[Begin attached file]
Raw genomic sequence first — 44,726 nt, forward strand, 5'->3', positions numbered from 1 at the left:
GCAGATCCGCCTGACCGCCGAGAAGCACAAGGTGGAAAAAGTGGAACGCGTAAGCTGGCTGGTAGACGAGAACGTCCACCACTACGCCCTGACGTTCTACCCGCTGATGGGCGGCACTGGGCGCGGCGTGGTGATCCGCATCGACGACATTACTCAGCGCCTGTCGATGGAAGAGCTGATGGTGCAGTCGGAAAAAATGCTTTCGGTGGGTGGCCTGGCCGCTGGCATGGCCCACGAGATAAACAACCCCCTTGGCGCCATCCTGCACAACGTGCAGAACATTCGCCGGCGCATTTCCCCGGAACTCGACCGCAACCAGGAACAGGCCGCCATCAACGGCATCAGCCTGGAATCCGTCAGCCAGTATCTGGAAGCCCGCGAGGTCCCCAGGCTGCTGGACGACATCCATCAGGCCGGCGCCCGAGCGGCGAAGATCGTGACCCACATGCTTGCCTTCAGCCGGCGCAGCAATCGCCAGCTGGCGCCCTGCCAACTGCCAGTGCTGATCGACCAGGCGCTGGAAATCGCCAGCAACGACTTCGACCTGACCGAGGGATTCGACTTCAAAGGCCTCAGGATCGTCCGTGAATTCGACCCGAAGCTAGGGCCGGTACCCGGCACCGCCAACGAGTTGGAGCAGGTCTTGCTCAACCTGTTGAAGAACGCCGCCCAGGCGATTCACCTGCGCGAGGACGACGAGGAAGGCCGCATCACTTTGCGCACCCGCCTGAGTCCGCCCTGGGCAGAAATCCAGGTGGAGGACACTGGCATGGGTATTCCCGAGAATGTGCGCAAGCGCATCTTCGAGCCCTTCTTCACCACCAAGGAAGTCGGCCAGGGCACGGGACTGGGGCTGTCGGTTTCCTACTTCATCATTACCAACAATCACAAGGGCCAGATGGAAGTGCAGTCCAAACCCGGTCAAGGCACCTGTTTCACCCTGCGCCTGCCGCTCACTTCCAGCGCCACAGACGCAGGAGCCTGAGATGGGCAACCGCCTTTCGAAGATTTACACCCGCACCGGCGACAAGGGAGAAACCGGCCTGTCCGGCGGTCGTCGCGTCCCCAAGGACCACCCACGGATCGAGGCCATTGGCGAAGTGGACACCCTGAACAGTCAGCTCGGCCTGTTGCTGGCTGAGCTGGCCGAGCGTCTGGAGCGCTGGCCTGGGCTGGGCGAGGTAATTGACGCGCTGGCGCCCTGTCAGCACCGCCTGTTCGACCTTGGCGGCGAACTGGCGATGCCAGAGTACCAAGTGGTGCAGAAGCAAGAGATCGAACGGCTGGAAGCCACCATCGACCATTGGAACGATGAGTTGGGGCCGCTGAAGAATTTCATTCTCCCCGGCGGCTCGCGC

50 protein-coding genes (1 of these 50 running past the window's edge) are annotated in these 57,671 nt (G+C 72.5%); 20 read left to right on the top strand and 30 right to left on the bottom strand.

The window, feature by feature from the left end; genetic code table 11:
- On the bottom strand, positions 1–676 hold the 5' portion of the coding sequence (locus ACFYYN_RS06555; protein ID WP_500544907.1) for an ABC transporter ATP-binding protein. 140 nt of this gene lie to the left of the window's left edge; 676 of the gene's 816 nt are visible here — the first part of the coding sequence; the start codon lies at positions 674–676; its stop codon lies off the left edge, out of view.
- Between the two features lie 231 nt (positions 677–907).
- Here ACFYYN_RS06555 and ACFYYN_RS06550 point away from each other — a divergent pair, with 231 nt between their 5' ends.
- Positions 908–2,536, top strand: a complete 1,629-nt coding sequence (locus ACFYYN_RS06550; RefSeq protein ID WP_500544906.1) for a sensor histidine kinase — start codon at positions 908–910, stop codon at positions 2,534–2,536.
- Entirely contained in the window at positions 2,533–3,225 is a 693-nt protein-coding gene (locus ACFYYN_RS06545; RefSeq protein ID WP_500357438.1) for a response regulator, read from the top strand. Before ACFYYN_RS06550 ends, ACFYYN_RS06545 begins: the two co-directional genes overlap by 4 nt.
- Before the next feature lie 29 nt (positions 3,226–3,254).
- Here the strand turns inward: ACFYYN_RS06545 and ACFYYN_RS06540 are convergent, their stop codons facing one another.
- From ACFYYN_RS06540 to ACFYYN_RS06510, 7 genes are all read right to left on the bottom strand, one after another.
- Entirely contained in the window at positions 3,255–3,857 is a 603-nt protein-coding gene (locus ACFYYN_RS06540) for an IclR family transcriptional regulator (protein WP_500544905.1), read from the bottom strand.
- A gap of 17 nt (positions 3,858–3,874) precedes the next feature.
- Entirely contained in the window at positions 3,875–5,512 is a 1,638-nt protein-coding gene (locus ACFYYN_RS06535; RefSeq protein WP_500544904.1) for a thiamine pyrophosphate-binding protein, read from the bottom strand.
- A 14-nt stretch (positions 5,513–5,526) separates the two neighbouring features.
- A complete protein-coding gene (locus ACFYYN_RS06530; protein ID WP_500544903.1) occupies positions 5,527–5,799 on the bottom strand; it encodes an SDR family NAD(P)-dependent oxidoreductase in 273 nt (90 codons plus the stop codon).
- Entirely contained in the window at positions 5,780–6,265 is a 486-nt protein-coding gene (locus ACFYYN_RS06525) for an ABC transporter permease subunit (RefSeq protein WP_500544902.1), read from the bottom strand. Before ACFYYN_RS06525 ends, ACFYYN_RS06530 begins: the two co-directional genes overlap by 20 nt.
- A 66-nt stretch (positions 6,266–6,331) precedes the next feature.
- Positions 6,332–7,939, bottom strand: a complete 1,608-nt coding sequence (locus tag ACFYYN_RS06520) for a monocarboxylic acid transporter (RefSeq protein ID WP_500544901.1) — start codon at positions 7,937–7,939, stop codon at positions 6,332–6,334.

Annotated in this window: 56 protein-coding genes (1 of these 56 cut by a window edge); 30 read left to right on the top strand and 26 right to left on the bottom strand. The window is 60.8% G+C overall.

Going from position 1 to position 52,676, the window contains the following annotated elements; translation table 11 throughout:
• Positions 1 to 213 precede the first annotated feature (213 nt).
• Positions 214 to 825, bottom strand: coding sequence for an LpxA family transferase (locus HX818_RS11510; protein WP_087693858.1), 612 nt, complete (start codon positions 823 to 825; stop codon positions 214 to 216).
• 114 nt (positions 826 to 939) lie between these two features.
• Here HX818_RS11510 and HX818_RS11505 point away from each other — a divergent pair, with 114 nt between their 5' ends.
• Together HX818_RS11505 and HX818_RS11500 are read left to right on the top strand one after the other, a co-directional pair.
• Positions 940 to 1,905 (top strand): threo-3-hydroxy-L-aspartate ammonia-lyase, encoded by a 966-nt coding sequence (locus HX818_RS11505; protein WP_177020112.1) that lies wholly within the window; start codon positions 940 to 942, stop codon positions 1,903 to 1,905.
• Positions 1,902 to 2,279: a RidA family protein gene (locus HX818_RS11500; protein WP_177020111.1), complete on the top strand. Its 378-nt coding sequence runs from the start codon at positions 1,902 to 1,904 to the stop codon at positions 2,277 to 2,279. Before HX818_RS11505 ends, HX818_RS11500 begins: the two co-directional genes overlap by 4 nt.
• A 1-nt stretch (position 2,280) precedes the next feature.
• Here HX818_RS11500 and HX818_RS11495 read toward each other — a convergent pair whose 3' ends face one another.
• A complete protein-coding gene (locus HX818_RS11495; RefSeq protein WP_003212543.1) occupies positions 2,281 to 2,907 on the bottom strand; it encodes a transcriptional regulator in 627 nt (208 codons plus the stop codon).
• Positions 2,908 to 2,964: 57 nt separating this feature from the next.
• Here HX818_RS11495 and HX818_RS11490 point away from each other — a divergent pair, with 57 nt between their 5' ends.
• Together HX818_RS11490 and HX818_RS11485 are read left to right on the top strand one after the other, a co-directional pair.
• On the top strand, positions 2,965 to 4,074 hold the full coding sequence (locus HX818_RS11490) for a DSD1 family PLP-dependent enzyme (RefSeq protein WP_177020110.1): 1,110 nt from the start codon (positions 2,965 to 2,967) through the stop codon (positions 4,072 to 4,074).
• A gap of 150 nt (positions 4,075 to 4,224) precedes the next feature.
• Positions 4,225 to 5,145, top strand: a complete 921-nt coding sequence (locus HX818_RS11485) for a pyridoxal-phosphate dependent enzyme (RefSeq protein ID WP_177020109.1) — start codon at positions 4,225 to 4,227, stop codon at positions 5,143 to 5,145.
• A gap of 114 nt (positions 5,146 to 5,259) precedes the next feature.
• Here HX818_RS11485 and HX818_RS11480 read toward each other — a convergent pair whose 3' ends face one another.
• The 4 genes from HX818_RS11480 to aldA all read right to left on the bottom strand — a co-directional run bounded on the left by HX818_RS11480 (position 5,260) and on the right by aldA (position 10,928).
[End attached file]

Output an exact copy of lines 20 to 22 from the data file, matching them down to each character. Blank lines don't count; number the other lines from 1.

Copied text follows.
- Positions 6,332–7,939, bottom strand: a complete 1,608-nt coding sequence (locus tag ACFYYN_RS06520) for a monocarboxylic acid transporter (RefSeq protein ID WP_500544901.1) — start codon at positions 7,937–7,939, stop codon at positions 6,332–6,334.

Annotated in this window: 56 protein-coding genes (1 of these 56 cut by a window edge); 30 read left to right on the top strand and 26 right to left on the bottom strand. The window is 60.8% G+C overall.

Going from position 1 to position 52,676, the window contains the following annotated elements; translation table 11 throughout: